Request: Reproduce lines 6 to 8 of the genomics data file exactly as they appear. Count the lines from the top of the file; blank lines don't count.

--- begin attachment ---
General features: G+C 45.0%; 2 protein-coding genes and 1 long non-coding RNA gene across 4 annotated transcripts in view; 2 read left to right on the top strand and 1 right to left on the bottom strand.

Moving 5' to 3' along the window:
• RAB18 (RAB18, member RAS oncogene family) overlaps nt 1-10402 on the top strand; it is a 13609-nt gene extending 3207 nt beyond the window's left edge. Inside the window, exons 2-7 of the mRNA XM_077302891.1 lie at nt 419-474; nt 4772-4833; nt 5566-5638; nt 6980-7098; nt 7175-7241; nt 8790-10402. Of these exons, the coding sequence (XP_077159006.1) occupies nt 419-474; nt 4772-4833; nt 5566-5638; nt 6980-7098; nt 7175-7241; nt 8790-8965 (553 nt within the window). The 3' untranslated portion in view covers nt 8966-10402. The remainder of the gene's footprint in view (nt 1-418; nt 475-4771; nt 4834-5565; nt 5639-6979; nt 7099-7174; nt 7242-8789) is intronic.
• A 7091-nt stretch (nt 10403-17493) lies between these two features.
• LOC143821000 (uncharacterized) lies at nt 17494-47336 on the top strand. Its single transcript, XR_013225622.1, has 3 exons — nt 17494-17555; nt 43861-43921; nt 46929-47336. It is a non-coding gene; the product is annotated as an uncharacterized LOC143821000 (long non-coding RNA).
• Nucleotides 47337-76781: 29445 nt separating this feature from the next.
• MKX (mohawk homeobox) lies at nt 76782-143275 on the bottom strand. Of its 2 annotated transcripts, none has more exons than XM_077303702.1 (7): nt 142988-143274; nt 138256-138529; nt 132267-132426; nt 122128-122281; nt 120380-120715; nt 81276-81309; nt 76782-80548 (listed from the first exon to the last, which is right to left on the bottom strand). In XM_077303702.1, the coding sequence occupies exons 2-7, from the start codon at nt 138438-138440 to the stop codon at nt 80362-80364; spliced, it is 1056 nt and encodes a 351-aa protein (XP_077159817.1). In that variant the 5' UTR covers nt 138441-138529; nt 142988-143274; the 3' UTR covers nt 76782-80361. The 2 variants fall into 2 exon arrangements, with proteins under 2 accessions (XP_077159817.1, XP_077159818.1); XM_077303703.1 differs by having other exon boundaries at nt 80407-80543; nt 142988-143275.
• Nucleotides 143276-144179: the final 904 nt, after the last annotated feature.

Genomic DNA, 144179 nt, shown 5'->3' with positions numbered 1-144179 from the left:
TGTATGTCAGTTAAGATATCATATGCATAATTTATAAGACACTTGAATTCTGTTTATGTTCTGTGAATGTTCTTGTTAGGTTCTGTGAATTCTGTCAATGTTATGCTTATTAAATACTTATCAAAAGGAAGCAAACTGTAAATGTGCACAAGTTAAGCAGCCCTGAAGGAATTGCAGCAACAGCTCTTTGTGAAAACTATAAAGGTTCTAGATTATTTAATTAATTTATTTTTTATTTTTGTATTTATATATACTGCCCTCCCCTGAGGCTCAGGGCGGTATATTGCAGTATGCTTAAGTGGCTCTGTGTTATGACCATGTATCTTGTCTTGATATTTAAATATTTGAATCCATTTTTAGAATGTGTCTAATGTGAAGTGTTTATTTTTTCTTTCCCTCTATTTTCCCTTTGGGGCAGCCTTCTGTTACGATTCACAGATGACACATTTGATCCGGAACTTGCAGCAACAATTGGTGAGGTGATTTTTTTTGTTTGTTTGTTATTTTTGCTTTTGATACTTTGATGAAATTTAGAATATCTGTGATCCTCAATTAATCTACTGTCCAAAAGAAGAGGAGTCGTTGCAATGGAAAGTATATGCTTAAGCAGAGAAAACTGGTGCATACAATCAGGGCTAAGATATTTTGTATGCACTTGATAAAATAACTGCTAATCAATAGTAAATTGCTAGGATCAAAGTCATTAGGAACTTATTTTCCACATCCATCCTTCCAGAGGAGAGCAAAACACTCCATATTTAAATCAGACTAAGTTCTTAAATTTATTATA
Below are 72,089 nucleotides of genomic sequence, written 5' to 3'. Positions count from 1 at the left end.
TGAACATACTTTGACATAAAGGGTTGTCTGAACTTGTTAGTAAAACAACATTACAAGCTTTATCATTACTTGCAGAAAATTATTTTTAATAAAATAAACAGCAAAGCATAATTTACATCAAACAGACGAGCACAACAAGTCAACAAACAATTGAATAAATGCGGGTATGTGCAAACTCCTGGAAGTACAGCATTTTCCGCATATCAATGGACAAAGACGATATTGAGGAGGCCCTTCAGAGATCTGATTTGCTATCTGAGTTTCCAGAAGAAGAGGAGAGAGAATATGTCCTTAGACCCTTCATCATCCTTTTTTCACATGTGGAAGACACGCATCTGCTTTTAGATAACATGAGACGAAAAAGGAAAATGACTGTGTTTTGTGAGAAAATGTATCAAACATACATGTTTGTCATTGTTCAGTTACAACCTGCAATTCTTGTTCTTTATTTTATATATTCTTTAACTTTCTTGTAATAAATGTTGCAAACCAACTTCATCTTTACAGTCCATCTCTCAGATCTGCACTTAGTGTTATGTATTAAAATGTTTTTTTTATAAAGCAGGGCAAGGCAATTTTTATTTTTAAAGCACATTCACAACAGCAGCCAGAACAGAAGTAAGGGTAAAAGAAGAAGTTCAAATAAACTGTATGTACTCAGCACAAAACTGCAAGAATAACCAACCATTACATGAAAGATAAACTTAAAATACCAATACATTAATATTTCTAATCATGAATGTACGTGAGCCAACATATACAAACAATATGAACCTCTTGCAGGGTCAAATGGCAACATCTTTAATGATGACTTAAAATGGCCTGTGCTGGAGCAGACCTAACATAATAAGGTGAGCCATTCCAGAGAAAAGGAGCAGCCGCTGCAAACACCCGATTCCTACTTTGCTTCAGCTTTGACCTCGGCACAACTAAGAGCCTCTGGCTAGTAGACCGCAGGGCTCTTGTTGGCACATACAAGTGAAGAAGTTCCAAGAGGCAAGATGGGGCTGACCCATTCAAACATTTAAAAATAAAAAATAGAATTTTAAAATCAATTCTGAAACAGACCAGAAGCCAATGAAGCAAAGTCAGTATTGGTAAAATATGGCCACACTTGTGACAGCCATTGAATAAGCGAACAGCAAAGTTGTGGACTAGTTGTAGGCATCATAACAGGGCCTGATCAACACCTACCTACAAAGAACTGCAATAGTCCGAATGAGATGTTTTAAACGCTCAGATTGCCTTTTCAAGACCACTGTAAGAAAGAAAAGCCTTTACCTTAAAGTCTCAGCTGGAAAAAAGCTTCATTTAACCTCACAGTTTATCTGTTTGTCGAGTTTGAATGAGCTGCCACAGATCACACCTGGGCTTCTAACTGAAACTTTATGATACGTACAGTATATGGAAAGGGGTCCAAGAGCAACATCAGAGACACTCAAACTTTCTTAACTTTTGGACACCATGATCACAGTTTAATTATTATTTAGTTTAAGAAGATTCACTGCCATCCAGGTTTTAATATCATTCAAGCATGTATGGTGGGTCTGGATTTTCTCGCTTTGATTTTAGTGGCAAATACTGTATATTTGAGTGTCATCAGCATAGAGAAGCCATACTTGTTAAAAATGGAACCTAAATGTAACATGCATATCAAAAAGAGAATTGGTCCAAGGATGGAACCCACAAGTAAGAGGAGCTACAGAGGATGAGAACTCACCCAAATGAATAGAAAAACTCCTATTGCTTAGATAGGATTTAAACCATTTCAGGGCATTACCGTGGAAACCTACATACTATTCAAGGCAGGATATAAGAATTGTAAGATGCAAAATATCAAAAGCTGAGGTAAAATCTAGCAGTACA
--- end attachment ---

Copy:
• Nucleotides 47337-76781: 29445 nt separating this feature from the next.
• MKX (mohawk homeobox) lies at nt 76782-143275 on the bottom strand. Of its 2 annotated transcripts, none has more exons than XM_077303702.1 (7): nt 142988-143274; nt 138256-138529; nt 132267-132426; nt 122128-122281; nt 120380-120715; nt 81276-81309; nt 76782-80548 (listed from the first exon to the last, which is right to left on the bottom strand). In XM_077303702.1, the coding sequence occupies exons 2-7, from the start codon at nt 138438-138440 to the stop codon at nt 80362-80364; spliced, it is 1056 nt and encodes a 351-aa protein (XP_077159817.1). In that variant the 5' UTR covers nt 138441-138529; nt 142988-143274; the 3' UTR covers nt 76782-80361. The 2 variants fall into 2 exon arrangements, with proteins under 2 accessions (XP_077159817.1, XP_077159818.1); XM_077303703.1 differs by having other exon boundaries at nt 80407-80543; nt 142988-143275.
• Nucleotides 143276-144179: the final 904 nt, after the last annotated feature.